How Manufacturing CIOs Can Build The Bridge To More Innovative, Profitable Futures

CIOs realize their charge to be partners in forward-thinking, profitable growth strategies for their companies — but might still be figuring out how to get there.

The Gartner 2014 CIO Agenda Report polled 2,339 CIOs across 77 countries, querying them as to their outlook and challenges. Many of the key insights are shared here, and I encourage a read if you have the time. The summary contains incisive snapshots of the trends impacting CIOs who long ago realized their charge to be partners in forward-thinking, profitable growth strategies for their companies — but might still be figuring out how to get there.

Many a CIO’s compensation is now directly tied to operational efficiency and profitability, but as the report cites, IT budgets are up only slightly. As such, they are keenly aware of how operational details impact the cost and efficiency of IT systems and are seeking ways to maximize investment in legacy systems while figuring out how to innovate and evolve their infrastructure for the future of the company. Factors to be weighed are being able to manage IT and operational metrics at the strategic level, implementing solutions that integrate across systems and facilities, and managing risk.

The low maintenance cost and quick deployment of Cloud solutions has gone a long way toward alleviating budgetary pain, as evidenced by the growing number of manufacturing CIOs who allocate their IT spend in this arena. Maximizing IT dollars, reducing cost of ownership and quickly deploying solutions are all great. But what about the imperative to help the manufacturing team see and seize opportunities?

The Gartner authors cite a “two-speed” IT department that can quickly enable and support innovations and opportunities. This is painful when even minor customization can take weeks of coding and implementation. The speed of technology and the rapid evolution of the competitive landscape is enough to keep any small manufacturing CIO up at night. And one of the most potent tools in the arsenal is the ability to quickly develop applications that answer to opportunities and threats.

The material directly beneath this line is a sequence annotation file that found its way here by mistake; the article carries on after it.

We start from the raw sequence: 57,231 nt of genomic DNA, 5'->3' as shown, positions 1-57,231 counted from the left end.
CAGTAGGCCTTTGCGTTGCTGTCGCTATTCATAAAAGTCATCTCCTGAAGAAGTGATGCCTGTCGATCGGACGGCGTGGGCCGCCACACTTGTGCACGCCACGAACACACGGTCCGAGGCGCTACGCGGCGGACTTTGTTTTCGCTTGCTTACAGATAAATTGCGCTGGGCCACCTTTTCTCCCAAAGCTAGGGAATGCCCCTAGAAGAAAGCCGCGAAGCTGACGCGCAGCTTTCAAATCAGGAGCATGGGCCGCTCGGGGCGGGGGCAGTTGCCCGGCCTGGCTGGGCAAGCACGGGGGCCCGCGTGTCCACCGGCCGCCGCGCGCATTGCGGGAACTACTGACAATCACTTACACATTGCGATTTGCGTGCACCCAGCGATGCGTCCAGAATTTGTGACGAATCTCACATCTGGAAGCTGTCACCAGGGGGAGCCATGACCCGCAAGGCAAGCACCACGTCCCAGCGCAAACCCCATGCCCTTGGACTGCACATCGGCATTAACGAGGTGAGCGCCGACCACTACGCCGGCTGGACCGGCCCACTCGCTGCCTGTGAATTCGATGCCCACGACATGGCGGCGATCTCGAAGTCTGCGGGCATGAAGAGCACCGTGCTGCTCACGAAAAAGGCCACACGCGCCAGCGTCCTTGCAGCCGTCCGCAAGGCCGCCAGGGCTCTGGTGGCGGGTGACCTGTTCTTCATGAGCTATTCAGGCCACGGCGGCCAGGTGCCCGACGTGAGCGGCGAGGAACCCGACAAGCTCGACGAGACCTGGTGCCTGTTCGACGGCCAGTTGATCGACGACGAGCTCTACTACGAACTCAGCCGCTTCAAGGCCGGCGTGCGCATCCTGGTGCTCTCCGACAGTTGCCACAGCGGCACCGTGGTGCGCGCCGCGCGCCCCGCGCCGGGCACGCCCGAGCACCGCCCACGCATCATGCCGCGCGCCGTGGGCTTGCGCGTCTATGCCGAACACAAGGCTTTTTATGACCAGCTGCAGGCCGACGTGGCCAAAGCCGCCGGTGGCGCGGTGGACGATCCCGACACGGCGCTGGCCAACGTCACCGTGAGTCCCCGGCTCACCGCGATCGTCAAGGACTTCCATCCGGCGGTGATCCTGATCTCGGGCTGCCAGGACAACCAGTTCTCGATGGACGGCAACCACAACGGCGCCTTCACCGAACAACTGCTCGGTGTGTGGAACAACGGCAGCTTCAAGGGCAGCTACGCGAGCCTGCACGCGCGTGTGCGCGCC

These opportunities will engender unique requirements according to the processes and work flow of your team. No two manufacturing teams will do anything the exact same way. You may need to support a vendor or partner who needs a unique view of material availability. An operations leader might request a tweak in shop floor management functionality that will enable you to deliver a highly profitable job sooner. Your colleagues in the C suite will also desire ways for you to deliver on functionality that makes your agreed-upon strategy a reality.

Which brings me to another force driving SMB manufacturing to the Cloud: having the flexibility to bridge the gap between where you are and where you need to go — next week and next year. When fashioning your Cloud IT manufacturing strategy, these are some of the most important things to consider:

  • Can you quickly build and deploy applications with a minimum of reliance on coding, either by you or your vendor?
  • Can you quickly model and define tools against your processes and find opportunities for workflow automation?
  • How well can you track the development of the process?
  • Can your new apps be quickly and easily integrated with existing databases, spreadsheets and systems?

Fast release cycles that let your users across the enterprise instantly reap the benefits of new features means that your IT department is a profit enabler, both tactically and strategically, building a foundation for personal and company success into 2015 and whatever volatile (but opportunity-rich) waters lay beyond.

Andrew Cox is a Solutions Engineer at KeyedIn Solutions, Inc.


To read more manufacturing and technology news, sign up for our newsletter. You can also follow Manufacturing Business Technology on Twitter @MBTwebsite.

ENTRIES OPEN: Establish your company as a technology leader. For 50 years, the R&D 100 Awards, widely recognized as the “Oscars of Invention,” have showcased products of technological significance. Learn more.